Construction of series-wound architectures composed of metal–organic framework-derived hetero-(CoFe)Se2 hollow nanocubes confined into a flexible carbon skeleton as a durable sodium storage anode†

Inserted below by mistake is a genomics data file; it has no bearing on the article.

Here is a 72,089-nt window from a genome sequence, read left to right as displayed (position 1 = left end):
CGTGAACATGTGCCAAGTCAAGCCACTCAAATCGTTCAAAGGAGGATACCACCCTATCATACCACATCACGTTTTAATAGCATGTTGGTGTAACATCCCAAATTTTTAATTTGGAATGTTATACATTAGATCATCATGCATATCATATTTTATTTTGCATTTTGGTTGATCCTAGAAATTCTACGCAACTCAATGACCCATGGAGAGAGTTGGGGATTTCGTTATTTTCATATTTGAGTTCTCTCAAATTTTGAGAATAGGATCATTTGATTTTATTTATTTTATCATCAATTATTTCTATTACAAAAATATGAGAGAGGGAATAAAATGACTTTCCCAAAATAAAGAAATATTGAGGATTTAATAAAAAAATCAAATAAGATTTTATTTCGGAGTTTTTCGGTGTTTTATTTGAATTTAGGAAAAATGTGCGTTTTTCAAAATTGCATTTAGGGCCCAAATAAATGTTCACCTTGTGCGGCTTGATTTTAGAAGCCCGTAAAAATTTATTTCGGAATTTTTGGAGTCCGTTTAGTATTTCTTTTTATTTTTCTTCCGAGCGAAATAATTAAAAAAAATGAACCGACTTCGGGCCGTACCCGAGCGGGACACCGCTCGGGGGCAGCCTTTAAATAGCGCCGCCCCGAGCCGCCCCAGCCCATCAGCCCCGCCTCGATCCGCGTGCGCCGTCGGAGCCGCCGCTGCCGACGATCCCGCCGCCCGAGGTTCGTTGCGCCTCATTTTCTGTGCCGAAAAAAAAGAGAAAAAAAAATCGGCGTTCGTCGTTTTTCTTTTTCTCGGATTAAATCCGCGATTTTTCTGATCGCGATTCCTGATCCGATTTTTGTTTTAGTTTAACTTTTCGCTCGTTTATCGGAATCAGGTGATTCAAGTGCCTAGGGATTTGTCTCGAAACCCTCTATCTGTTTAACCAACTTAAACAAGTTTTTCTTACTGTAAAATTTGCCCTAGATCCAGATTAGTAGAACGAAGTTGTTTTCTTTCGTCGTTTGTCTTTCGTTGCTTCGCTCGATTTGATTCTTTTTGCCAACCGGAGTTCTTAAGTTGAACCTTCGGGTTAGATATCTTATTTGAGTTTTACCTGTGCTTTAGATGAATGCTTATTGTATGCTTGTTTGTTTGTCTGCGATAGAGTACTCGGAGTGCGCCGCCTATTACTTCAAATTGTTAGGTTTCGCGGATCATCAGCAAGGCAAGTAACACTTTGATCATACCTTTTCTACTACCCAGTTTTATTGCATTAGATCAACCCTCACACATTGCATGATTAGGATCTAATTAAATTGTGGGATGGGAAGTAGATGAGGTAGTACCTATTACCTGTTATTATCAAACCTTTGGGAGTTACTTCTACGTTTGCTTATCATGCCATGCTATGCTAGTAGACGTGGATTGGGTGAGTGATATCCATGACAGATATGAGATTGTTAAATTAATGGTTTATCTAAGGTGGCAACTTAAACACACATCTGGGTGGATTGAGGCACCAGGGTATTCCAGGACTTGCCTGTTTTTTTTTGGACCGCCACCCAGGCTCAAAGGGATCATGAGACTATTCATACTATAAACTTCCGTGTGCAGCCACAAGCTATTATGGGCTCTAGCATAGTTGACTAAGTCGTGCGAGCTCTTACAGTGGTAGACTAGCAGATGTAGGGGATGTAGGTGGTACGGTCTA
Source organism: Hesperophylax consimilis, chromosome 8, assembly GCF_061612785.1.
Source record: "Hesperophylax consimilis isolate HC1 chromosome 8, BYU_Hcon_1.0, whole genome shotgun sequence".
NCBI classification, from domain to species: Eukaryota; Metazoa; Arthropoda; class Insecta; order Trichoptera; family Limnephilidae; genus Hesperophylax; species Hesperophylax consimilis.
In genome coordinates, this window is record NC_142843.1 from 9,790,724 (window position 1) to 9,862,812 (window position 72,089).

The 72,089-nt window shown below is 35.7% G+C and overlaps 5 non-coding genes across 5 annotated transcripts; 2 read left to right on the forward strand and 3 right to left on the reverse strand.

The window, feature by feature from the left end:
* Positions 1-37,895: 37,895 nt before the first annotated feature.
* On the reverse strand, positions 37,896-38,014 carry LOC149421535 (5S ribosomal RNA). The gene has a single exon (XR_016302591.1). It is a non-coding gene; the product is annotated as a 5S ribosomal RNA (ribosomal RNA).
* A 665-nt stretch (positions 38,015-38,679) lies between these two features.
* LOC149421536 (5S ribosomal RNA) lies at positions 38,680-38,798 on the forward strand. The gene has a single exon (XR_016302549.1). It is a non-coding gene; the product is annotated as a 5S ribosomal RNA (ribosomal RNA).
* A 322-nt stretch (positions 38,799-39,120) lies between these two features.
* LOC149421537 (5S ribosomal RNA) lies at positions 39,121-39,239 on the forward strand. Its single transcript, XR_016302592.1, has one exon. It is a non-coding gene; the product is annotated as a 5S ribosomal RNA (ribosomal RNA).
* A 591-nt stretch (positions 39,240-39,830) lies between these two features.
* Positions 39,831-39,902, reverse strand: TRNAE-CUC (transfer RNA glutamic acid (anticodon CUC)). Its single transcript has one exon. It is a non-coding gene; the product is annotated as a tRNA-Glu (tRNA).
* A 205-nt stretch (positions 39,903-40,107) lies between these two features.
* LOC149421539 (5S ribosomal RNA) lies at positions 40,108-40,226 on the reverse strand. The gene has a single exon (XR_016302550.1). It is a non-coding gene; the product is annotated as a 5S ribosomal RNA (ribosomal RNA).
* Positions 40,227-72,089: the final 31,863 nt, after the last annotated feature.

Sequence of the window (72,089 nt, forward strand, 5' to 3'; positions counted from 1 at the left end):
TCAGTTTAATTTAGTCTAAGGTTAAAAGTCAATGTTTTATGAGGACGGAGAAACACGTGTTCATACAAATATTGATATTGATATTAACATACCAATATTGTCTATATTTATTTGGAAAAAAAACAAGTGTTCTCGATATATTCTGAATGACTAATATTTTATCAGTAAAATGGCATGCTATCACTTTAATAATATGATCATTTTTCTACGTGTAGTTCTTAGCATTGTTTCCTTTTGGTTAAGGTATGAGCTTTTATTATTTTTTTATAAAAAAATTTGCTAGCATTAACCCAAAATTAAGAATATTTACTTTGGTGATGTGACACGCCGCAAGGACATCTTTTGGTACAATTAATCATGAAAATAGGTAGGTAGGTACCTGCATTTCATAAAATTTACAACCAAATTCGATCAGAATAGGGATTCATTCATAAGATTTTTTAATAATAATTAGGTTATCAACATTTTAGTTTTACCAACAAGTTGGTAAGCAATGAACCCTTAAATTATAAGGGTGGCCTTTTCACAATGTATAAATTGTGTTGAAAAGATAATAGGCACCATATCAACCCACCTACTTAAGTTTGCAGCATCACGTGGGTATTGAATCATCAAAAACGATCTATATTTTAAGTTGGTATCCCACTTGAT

Metal chalcogenides with structural pulverization/degradation and intrinsic low electrical conductivity trigger the challenging issues of serious capacity fading and inferior rate capability upon repeated de-/sodiation cycling. Multiple electroactive heterostructures can integrate the inherent advantages of a strong synergistic coupling effect to improve their electrochemical Na+-storage behavior and structural durability, showing robust mechanical features, fast Na+ immigration and abundant active insertion sites at intriguing heterointerfaces. Hence, a series-wound architecture of metal–organic framework (MOF)-derived heterogeneous (CoFe)Se2 hollow nanocubes confined into a one-dimension carbon nanofiber skeleton ((CoFe)Se2@CNS) was successfully developed via a template-assisted liquid phase anion exchange followed by electrospinning and conventional selenization treatment. When examined as an anode for sodium ion batteries, the (CoFe)Se2@CNS electrode exhibits remarkably enhanced electrochemical Na+-storage performance delivering a high sodiation capacity as high as 213.9 mA h g−1 after 3650 cycles at 5 A g−1 with a capacity degradation rate of only 0.0047% per cycle; specifically, it shows tremendous rate performance and ultrastable cycling durability of 194.7 mA h g−1 at a high rate of 8 A g−1 after 5630 cycles. This work can shed light on a fundamental approach for designing heterostructures of multiple electroactive components toward high-performance alkali metal ion batteries.